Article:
HONG KONG — A hamster blamed for being the origin of a cluster of coronavirus infections in a Hong Kong residential building was confirmed to be free of the coronavirus on Friday.

The wrongly accused hamster will be returned to its owner, a 26-year-old man who tested positive for the coronavirus. He was one of at least three positive cases found in the same building. Officials were quick to call out the man’s pet hamster as a potential “patient zero” source of COVID-19 in that estate.

The controversy over hamsters began after a government finding that several hamsters from two batches of Netherland-imported hamsters tested positive for the virus. Later, a 23-year-old pet shop worker also tested positive. Worried about potential hamster-to-human viral transmission, the government ordered a mass culling of 2,000 hamsters in warehouses and local pet shops from the same batch.

Pet hamsters purchased from shops after Dec. 22 could be infected with the virus, authorities said, and “strongly recommended” pet owners to surrender their hamsters. Experts have said the city’s “unstainable” zero-COVID policy — a strict policy striving for zero local COVID-19 cases to resume quarantine-free travel with the mainland — is to be blamed for the hamsters’ culling. Volunteers dashed out to save abandoned hamsters.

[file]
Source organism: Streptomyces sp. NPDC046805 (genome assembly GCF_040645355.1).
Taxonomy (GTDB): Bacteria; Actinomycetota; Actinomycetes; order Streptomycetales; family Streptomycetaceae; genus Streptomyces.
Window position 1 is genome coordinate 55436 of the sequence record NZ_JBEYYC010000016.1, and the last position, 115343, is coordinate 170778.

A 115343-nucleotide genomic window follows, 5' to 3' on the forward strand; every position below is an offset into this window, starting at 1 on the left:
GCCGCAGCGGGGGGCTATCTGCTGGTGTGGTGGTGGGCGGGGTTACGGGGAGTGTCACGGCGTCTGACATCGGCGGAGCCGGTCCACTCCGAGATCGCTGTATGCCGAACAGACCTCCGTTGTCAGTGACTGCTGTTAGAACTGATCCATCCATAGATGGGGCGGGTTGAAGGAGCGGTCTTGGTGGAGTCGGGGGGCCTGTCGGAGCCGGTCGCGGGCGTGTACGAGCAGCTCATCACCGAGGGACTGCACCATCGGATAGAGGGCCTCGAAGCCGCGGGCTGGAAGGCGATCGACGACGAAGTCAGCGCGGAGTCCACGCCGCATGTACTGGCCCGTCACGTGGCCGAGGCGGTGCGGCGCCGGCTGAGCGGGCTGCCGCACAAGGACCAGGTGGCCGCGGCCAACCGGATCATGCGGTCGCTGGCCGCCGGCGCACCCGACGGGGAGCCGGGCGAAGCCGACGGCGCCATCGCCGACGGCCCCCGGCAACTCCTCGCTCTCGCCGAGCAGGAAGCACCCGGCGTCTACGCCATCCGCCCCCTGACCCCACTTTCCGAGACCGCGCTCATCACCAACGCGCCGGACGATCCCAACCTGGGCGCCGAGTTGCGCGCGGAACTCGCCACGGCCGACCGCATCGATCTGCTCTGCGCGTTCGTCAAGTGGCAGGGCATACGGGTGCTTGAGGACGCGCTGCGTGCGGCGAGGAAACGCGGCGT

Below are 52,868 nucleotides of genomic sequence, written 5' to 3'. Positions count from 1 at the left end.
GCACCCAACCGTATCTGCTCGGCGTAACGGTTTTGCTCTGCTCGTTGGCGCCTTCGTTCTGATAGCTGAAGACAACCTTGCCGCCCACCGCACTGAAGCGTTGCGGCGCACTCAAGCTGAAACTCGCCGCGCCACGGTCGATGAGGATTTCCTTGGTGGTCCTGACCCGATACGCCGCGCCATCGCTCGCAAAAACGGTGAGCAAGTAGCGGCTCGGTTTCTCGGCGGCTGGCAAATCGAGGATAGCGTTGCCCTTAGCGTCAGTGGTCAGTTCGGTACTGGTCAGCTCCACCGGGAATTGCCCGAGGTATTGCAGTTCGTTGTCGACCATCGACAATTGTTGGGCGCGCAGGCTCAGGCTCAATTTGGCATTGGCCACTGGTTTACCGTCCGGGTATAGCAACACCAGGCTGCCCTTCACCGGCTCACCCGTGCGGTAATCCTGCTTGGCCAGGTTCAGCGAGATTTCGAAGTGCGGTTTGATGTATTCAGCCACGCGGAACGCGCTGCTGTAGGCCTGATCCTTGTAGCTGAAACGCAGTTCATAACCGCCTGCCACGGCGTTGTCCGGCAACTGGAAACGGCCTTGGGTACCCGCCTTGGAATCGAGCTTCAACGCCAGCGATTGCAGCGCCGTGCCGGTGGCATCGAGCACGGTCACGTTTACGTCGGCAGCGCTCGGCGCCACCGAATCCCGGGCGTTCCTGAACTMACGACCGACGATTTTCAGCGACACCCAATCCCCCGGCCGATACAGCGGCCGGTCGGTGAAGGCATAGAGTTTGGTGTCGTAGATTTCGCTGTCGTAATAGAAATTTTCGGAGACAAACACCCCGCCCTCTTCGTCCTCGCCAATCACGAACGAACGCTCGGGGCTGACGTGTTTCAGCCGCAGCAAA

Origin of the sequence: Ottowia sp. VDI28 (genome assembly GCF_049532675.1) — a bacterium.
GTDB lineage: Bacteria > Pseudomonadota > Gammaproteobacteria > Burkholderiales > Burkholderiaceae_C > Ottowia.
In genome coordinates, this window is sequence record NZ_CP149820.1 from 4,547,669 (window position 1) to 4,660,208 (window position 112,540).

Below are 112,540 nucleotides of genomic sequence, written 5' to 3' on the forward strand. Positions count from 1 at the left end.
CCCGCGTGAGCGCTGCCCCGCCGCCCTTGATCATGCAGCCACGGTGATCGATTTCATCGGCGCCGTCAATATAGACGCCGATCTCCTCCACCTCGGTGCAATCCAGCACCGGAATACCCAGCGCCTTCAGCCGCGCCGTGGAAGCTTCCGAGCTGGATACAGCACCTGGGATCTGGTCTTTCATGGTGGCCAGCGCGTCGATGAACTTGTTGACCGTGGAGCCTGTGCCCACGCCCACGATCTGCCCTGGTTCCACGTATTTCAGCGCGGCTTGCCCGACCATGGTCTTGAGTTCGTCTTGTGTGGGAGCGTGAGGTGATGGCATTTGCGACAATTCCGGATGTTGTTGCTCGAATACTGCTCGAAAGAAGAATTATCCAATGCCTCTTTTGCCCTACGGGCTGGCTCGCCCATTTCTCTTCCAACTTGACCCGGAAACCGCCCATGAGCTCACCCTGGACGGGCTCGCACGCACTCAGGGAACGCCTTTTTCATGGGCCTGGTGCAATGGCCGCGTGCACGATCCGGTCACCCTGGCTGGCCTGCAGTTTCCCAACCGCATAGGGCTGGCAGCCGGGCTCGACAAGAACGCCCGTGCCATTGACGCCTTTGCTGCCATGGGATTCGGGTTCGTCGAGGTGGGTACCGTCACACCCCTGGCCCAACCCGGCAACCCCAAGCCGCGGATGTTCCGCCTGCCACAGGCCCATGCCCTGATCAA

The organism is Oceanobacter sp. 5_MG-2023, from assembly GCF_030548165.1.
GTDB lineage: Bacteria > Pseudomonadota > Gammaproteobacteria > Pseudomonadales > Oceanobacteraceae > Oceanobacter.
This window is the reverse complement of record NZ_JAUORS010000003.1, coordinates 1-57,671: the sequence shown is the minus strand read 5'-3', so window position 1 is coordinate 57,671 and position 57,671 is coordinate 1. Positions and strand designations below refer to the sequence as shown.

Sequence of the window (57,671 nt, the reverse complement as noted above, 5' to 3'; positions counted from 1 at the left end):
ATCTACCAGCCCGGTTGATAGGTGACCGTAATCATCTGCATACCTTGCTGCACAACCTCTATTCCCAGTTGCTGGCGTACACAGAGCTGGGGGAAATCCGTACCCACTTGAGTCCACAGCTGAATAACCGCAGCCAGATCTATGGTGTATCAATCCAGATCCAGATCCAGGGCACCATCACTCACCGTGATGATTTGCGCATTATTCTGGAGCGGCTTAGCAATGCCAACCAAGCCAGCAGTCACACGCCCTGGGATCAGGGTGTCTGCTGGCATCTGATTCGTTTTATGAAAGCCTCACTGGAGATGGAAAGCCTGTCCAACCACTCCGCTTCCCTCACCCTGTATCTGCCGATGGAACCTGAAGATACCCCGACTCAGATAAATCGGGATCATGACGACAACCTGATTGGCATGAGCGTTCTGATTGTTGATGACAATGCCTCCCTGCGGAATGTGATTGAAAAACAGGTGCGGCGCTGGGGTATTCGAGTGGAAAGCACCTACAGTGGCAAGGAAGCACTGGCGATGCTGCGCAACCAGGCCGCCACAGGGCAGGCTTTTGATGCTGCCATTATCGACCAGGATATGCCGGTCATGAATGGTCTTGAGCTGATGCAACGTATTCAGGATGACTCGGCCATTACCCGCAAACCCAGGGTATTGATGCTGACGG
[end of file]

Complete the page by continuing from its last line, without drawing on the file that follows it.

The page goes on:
As of Jan 21, around 2,500 animals, including hamsters, rabbits, guinea pigs and chinchillas, were put down, according to the city’s agriculture department. Of the 113 hamsters surrendered from the public, only one turned out to be positive.


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